Thursday, 07 April 2022 09:25

Southland's unique drought

Written by  Peter Burke
Beef+Lamb NZ chairman Andrew Morrison. Beef+Lamb NZ chairman Andrew Morrison.

Those who don’t know Southland could be excused for not understanding that the province is in the midst of a drought, according local farmer Dean Rabbidge who is also Federated Farmers local Meat and Wool chair.

He says the province looks green, but that masks the fact that the province is really dry by their standards. He says they normally count on getting 100mm of rain a month but in March they got just 2mm.

With such a high rainfall the grass usually grows fast and furious, so farmers stock their properties accordingly to take advantage of the lush covers. In other words their stocking rate is high.

The problem is, according to Beef+Lamb NZ’s chairman Andrew Morrison, himself a Southland farmer, is that the paddocks may look green from a distance, but feed is short on farms and it’s further compounded by other factors.

“It’s pretty challenging at the moment because not only do we have a drought, we have on top of that all the problems associated with Omicron,” he says.

Even before Covid there were known staff shortages in meat processing plants, caused by a lack of overseas workers being allowed into NZ – a situation which has angered farmers. Now with Omicron there are massive delays in getting stock killed – in some cases up to ten weeks.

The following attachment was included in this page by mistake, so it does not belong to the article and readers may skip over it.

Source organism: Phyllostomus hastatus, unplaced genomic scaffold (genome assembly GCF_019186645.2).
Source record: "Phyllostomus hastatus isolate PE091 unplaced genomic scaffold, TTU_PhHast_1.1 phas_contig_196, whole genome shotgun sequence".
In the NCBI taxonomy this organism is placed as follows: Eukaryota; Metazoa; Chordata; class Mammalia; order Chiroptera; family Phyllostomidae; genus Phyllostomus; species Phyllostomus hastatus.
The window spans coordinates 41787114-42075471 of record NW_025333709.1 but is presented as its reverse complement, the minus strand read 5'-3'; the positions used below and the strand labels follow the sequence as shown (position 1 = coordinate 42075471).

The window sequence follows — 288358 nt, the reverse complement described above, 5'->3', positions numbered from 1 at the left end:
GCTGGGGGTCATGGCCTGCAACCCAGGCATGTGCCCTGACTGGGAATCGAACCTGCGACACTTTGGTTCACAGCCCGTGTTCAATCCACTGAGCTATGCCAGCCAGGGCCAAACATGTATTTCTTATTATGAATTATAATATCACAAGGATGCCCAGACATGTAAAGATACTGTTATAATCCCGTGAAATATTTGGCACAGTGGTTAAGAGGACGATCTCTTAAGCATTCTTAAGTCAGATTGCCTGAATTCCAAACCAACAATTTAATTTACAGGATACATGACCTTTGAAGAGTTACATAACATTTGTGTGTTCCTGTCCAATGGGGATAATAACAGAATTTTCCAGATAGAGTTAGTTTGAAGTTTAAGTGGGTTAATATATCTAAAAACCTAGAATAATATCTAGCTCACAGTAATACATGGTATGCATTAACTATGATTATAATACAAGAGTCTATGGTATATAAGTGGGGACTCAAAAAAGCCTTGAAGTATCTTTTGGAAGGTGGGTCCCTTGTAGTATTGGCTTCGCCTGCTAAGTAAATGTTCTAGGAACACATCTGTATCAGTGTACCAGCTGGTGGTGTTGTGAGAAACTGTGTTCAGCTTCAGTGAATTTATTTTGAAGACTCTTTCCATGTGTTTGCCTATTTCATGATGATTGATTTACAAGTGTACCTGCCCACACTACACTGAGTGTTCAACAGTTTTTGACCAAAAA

Feds Bernadette Hunt says she’s heard of  farmers who been told their stock will be picked on a certain day, only to find their  booking cancelled at the last minute because of staff shortages at the works that day. She says trucking companies are also caught up in the Covid problem having to reschedule pick-up runs.

Andrew Morrison is full of praise for the efforts of the meat processing companies who he says are communicating well to clients and doing an amazing job in exceptionally challenging circumstances.

For some time farmers have been warned that Covid will cause processing delays and have been urged to book in stock early and de-stock where possible to reduce the pressure on farm. It sounds simple, but in actual fact this has not been easy to do.

Many farmers like Morrison have sold what stock they could on the store market and are now waiting to get prime stock to the works.

“I usually draft every two weeks but the company have said to me I won’t be getting my 250 lambs away every two weeks. They say they are limiting me to 200 lambs every three weeks so I have to try and get more into the store market. The problem there is the store guys like lambs around the 33kg average and often you are in the situation where the lambs are too heavy for the store market but too light for the works. So that middle ground is a bit challenging,” he says.

There is another problem which is coming. Many ewes are going to the ram lighter than they would normally do and only at scanning time will farmers get some idea of their likely lambing percentage, but the unknown maybe how good the lambs dropped will be.

If there is good news, it’s the fact that with droughts, soil temperatures remain high and a good deluge of rain coupled with the application of nitrogen may set Southland pastures firing up again.

The advice of Beef+Lamb NZ and DairyNZ is for farmers to urgently do feed budgets and if necessary adjust their stocking rates to meet feed supply. Both organisations have lots of information on their respective web sites.

In the meantime it’s a waiting and hoping game.

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